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Monday, March 05, 2012

Deron Williams Did Not Set Nets' Single Game Scoring Record

On Saturday night, Deron Williams scored a career-high 57 points in New Jersey's 104-101 victory at Charlotte. That is the most points an NBA player has scored in a game since Kobe Bryant dropped 61 points on the Knicks at Madison Square Garden--but, contrary to what you may have read or heard, Williams did not break the Nets' franchise single game scoring record. The Nets franchise began in the ABA in 1967 when they were known as the New Jersey Americans. After the 1967-68 season they changed their name to the New York Nets and after the 1976-77 season they changed their name to the New Jersey Nets. During nine ABA seasons the Nets won two ABA titles (1974 and 1976) and that second championship run featured one of the greatest single series performances in pro basketball history as Julius Erving led both teams in scoring (37.7 ppg), rebounding (14.2 rpg), assists (6.0 apg), steals (3.0 spg) and blocked shots (2.2 bpg) in the 1976 ABA Finals. During the previous season, Erving scored a career-high 63 points in a 176-166 quadruple overtime loss to the San Diego Conquistadors, one of the 48 regular season games in which Erving scored at least 40 points during his ABA/NBA career.

Erving still holds the Nets' single game scoring record as surely as Joe Namath's 4007 passing yards in 1967 for the then-AFL New York Jets remains the Jets' single season record in that category. Unfortunately, the NBA has been engaged in Orwellian-style historical revisionism for decades; James Silas once lamented to me that the Spurs' record book does not acknowledge that he scored more than 10,000 points in his career even though the team gave him a commemorative ball at the time that he reached that milestone achievement. Silas mentioned this to me several years ago, so I just checked the Spurs' 2012 Media Guide online to see if anything as changed but in the former players section the Media Guide inexplicably does not include Silas' first season with the franchise--when he scored 1071 points for the team then known as the Dallas Chaparrals--and it segregates Silas's ABA Spurs points from his NBA Spurs points without listing a combined total (there is a section of the Media Guide that briefly discusses the Spurs' ABA history and lists the team's ABA statistics but that history and those numbers are artificially separated from the rest of the team's statistics and history).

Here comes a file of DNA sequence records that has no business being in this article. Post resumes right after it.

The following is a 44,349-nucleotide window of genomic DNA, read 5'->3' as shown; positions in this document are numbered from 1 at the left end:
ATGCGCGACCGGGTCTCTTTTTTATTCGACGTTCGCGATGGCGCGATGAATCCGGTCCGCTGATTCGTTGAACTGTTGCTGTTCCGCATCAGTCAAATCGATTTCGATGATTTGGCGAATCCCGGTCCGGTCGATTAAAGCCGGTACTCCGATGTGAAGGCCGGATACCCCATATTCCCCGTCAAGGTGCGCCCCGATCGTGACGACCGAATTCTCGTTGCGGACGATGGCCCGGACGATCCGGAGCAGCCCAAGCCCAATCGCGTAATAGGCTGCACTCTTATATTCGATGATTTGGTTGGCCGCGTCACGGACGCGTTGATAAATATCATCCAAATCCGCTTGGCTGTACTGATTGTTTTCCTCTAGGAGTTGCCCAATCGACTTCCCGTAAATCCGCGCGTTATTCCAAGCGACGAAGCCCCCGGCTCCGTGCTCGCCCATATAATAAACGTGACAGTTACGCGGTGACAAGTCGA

No matter how much the NBA, the Elias Sports Bureau and complicit media outlets try to deny the real history the truth cannot and should not be buried: ABA statistics exist and they should be fully acknowledged by the NBA just like the NFL fully acknowledges AFL statistics. The Naismith Memorial Basketball Hall of Fame is finally recognizing ABA legends like Mel Daniels and Artis Gilmore so the next step is for the NBA and its four former ABA franchises (Pacers, Nets, Nuggets and Spurs) to proudly and fully acknowledge ABA history and ABA statistics.

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posted by David Friedman @ 5:05 AM



At Monday, March 05, 2012 4:19:00 PM, Anonymous Michael Joseph said...

It is a shame that the NBA doesn't pay any real respect to the ABA. The ABA is treated like the freak brother that is locked in the attic by his parents so that nobody knows he exists, and whenever somebody mentions him, they quickly change the subject.

It is entirely possible that the ratings boom the NBA experienced in the 1980s (which saved the league from folding) would have never happened if they hadn't merged with and adopted the playing style of the ABA. Classic revisionist history.

At Monday, March 05, 2012 5:16:00 PM, Anonymous Eric said...

It's a real travesty that the NBA somehow discredits and forgets all that had happened in the ABA. Before reading your blog regularly, I never knew just how great Julius Erving was as a complete basketball player and how dominant Artis Gilmore was as well.

I think it would look great on Adam Silver once he becomes the NBA commissioner to somehow reincorporate the ABA stats and merge them with the NBA stats.

It's inexcusable for David Stern and main media outlets to not give credit to the ABA and its success.


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